The Truss campaign argued that because Civil Service pay is negotiated at a national level, no account is taken of the regional cost of living.

By introducing regional boards, civil servants’ pay can be adjusted in line with the actual areas where they work, saving the taxpayer billions but also ensuring private employers are not ‘crowded out’ by higher public sector wages.

The savings could be enhanced by moving more civil servants out of London.

Around £2 billion would be saved by bringing the average Civil Service leave entitlement down from 27 days to the 25 found in the manufacturing and private services sectors.

Scrapping Whitehall diversity officers would save around £12 million a year – Ms Truss’s campaign said there are at least 326 of the roles in government departments.

Backing the plans today, Jacob Rees-Mogg said the jobs were created by the ‘woke for the woke’.

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Facility time, under which trade union representatives receive paid time off to focus on union work, would be banned – as would allowing the use of grants, offices and equipment – saving up to £137 million, the Truss campaign said.

The package of measures set out by Ms Truss are likely to meet fierce resistance from Civil Service unions if she tries to implement them from No 10.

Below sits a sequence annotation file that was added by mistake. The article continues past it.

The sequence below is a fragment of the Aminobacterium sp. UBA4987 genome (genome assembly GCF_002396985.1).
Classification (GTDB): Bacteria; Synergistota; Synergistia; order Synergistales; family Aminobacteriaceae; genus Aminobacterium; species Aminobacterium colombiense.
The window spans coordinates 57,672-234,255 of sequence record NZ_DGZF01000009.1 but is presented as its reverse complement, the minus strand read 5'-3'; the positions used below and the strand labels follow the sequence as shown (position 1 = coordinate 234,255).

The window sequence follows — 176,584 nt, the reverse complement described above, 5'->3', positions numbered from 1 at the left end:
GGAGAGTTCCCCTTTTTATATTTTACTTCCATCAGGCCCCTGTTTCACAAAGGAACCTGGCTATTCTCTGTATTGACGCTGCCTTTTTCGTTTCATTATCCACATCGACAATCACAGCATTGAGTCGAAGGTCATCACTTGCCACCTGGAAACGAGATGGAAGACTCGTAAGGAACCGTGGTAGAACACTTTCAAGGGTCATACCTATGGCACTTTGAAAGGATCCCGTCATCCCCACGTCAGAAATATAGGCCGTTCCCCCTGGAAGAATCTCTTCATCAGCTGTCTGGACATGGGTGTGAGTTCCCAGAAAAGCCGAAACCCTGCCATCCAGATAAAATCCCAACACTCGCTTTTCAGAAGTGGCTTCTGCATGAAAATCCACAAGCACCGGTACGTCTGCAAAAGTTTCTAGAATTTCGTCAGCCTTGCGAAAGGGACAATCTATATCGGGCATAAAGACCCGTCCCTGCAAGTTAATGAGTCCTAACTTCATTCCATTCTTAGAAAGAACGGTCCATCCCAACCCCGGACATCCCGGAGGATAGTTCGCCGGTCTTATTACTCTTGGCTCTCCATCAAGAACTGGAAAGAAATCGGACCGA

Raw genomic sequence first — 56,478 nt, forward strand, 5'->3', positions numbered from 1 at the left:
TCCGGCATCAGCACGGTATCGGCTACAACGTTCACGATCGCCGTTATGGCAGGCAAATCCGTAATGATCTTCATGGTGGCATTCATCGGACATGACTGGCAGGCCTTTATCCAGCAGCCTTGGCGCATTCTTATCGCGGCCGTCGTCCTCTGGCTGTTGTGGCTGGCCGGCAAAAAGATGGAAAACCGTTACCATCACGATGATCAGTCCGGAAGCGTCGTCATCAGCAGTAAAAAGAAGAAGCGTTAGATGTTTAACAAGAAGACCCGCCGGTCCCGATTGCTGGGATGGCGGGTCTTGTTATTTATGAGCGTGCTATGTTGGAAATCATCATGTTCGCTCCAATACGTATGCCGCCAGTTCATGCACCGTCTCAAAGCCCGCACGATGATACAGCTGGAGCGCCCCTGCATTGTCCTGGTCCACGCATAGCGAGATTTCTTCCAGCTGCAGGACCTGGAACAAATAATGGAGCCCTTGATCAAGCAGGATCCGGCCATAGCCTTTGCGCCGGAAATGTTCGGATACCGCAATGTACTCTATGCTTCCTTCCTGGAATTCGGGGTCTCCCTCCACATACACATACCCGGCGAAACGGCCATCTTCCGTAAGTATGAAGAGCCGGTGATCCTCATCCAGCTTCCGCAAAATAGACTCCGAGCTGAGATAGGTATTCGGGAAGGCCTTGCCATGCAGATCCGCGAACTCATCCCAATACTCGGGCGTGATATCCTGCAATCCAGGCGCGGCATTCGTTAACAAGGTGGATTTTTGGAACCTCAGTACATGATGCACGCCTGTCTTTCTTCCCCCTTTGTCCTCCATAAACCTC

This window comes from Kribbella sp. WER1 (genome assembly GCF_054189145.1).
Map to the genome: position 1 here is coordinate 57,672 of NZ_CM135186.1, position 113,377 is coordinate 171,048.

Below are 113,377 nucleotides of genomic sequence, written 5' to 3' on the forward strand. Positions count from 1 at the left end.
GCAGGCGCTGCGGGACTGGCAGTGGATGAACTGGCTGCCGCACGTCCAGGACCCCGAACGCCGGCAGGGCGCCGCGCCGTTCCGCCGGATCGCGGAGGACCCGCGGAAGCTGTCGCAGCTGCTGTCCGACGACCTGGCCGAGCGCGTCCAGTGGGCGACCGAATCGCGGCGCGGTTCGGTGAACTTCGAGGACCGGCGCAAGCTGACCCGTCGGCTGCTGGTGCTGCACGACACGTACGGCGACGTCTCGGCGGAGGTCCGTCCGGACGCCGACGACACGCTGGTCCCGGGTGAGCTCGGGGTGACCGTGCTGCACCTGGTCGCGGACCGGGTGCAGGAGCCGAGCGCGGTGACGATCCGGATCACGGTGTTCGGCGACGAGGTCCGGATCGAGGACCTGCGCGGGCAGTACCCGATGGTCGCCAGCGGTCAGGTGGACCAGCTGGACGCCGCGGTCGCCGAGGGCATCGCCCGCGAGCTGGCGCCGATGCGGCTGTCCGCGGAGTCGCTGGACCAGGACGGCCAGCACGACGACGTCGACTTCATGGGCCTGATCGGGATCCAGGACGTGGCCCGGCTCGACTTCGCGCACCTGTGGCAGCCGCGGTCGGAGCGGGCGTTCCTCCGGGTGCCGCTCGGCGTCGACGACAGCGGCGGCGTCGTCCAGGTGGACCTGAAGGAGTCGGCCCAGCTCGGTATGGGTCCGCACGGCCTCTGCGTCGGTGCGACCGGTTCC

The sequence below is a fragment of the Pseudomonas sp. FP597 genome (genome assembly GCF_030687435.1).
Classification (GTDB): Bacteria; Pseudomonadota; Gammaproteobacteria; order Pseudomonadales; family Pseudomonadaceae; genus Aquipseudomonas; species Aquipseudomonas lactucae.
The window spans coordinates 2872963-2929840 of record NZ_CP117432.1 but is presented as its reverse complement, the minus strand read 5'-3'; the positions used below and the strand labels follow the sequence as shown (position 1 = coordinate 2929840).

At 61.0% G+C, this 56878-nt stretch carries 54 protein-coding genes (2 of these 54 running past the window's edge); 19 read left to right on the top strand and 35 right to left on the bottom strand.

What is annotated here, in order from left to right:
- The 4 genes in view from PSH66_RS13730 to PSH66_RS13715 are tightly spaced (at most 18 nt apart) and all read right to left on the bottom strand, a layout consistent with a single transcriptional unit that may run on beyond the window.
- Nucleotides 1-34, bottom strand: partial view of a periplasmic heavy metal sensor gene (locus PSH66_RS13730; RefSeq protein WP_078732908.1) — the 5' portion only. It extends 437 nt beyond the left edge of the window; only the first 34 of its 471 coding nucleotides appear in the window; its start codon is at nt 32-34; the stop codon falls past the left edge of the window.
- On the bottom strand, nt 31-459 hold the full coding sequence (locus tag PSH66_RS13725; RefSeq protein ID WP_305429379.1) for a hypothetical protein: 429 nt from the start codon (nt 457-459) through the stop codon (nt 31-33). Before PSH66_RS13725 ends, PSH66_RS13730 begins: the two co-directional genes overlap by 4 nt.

A campaign source said: ‘Liz is a low-tax, small state Conservative with a distrust of big government. She will shake up Whitehall and take the radical steps required to tackle the waste and inefficiencies that lie at the heart of government.

‘She will make sure every single official knows their job about delivering the pledges made in the 2019 manifesto and the things that the public care about.’

Mark Serwotka, general secretary of the PCS union, said: ‘If Liz Truss is elected, and if she tries to go ahead with these proposals, she’ll face opposition every step of the way.

‘Civil servants are not a political tool to be used and abused for one person’s ambition; they are the hard-working people who keep the country running, day in day out, and they deserve respect.’

Mike Clancy, general secretary of Prospect union, said: ‘Liz Truss has spent the last few weeks trashing the record of her own Government. Judging by this vacuous attempt to garner headlines friendly to her selectorate, she plans more of the same economically illiterate and insulting ideological nonsense that this Government has been churning out in recent years.’

Deputy Labour leader Angela Rayner condemned Ms Truss’s plans, saying: ‘This wannabe prime minister is stuck in the past, fighting old battles, and promising a race to the bottom on public sector workers’ pay and rights.

‘Her ‘tailored’ pay plans would level down the pay of northerners, worsening the divide which already exists. This out-of-touch Government’s commitment to levelling up is dead.’